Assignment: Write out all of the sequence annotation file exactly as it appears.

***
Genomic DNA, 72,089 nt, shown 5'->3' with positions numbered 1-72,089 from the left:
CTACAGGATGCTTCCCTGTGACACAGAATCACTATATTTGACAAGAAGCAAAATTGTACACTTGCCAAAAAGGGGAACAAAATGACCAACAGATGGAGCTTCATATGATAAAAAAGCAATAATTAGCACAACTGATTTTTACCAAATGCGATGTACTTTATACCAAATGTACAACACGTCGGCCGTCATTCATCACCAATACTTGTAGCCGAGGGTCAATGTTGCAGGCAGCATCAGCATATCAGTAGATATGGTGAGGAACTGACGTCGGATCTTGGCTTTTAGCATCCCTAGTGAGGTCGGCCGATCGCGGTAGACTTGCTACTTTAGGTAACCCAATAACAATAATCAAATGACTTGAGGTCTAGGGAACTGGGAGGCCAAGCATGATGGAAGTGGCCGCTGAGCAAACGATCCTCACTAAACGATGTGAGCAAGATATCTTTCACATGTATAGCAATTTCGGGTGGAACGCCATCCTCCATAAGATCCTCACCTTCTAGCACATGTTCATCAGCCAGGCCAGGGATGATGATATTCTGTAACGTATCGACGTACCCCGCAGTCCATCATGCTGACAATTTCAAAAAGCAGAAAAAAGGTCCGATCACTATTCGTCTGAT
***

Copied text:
Genomic DNA, 72,089 nt, shown 5'->3' with positions numbered 1-72,089 from the left:
CTACAGGATGCTTCCCTGTGACACAGAATCACTATATTTGACAAGAAGCAAAATTGTACACTTGCCAAAAAGGGGAACAAAATGACCAACAGATGGAGCTTCATATGATAAAAAAGCAATAATTAGCACAACTGATTTTTACCAAATGCGATGTACTTTATACCAAATGTACAACACGTCGGCCGTCATTCATCACCAATACTTGTAGCCGAGGGTCAATGTTGCAGGCAGCATCAGCATATCAGTAGATATGGTGAGGAACTGACGTCGGATCTTGGCTTTTAGCATCCCTAGTGAGGTCGGCCGATCGCGGTAGACTTGCTACTTTAGGTAACCCAATAACAATAATCAAATGACTTGAGGTCTAGGGAACTGGGAGGCCAAGCATGATGGAAGTGGCCGCTGAGCAAACGATCCTCACTAAACGATGTGAGCAAGATATCTTTCACATGTATAGCAATTTCGGGTGGAACGCCATCCTCCATAAGATCCTCACCTTCTAGCACATGTTCATCAGCCAGGCCAGGGATGATGATATTCTGTAACGTATCGACGTACCCCGCAGTCCATCATGCTGACAATTTCAAAAAGCAGAAAAAAGGTCCGATCACTATTCGTCTGAT